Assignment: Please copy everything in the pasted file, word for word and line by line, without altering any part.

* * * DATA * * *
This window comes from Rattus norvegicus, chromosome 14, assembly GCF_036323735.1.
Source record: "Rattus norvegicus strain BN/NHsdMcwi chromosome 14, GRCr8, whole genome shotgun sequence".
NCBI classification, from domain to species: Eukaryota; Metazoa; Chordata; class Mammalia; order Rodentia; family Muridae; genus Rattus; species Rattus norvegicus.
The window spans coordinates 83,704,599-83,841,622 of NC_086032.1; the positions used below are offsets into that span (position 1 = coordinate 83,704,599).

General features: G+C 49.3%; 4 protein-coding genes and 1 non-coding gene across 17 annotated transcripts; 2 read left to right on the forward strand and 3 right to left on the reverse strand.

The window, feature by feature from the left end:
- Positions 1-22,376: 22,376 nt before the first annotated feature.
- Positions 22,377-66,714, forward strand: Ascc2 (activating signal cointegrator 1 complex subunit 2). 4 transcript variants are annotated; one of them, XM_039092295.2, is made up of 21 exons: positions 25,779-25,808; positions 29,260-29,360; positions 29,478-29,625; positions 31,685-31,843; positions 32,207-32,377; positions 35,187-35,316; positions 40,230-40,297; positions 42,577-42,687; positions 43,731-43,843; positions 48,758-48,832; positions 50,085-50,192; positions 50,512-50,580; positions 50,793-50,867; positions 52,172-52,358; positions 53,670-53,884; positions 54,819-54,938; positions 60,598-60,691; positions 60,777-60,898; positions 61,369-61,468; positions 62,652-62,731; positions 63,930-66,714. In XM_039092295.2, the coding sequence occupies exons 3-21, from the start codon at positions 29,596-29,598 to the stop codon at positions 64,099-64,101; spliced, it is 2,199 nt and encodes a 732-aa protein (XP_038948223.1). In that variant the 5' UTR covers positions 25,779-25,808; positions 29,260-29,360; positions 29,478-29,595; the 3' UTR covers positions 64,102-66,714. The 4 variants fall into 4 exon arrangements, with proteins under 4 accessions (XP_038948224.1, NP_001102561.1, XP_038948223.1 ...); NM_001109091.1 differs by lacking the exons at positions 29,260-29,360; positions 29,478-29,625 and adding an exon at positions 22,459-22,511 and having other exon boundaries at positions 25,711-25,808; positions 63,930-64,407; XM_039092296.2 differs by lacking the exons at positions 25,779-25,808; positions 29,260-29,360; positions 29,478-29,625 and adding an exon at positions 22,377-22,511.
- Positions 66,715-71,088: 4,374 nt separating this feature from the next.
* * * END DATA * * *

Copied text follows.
This window comes from Rattus norvegicus, chromosome 14, assembly GCF_036323735.1.
Source record: "Rattus norvegicus strain BN/NHsdMcwi chromosome 14, GRCr8, whole genome shotgun sequence".
NCBI classification, from domain to species: Eukaryota; Metazoa; Chordata; class Mammalia; order Rodentia; family Muridae; genus Rattus; species Rattus norvegicus.
The window spans coordinates 83,704,599-83,841,622 of NC_086032.1; the positions used below are offsets into that span (position 1 = coordinate 83,704,599).

General features: G+C 49.3%; 4 protein-coding genes and 1 non-coding gene across 17 annotated transcripts; 2 read left to right on the forward strand and 3 right to left on the reverse strand.

The window, feature by feature from the left end:
- Positions 1-22,376: 22,376 nt before the first annotated feature.
- Positions 22,377-66,714, forward strand: Ascc2 (activating signal cointegrator 1 complex subunit 2). 4 transcript variants are annotated; one of them, XM_039092295.2, is made up of 21 exons: positions 25,779-25,808; positions 29,260-29,360; positions 29,478-29,625; positions 31,685-31,843; positions 32,207-32,377; positions 35,187-35,316; positions 40,230-40,297; positions 42,577-42,687; positions 43,731-43,843; positions 48,758-48,832; positions 50,085-50,192; positions 50,512-50,580; positions 50,793-50,867; positions 52,172-52,358; positions 53,670-53,884; positions 54,819-54,938; positions 60,598-60,691; positions 60,777-60,898; positions 61,369-61,468; positions 62,652-62,731; positions 63,930-66,714. In XM_039092295.2, the coding sequence occupies exons 3-21, from the start codon at positions 29,596-29,598 to the stop codon at positions 64,099-64,101; spliced, it is 2,199 nt and encodes a 732-aa protein (XP_038948223.1). In that variant the 5' UTR covers positions 25,779-25,808; positions 29,260-29,360; positions 29,478-29,595; the 3' UTR covers positions 64,102-66,714. The 4 variants fall into 4 exon arrangements, with proteins under 4 accessions (XP_038948224.1, NP_001102561.1, XP_038948223.1 ...); NM_001109091.1 differs by lacking the exons at positions 29,260-29,360; positions 29,478-29,625 and adding an exon at positions 22,459-22,511 and having other exon boundaries at positions 25,711-25,808; positions 63,930-64,407; XM_039092296.2 differs by lacking the exons at positions 25,779-25,808; positions 29,260-29,360; positions 29,478-29,625 and adding an exon at positions 22,377-22,511.
- Positions 66,715-71,088: 4,374 nt separating this feature from the next.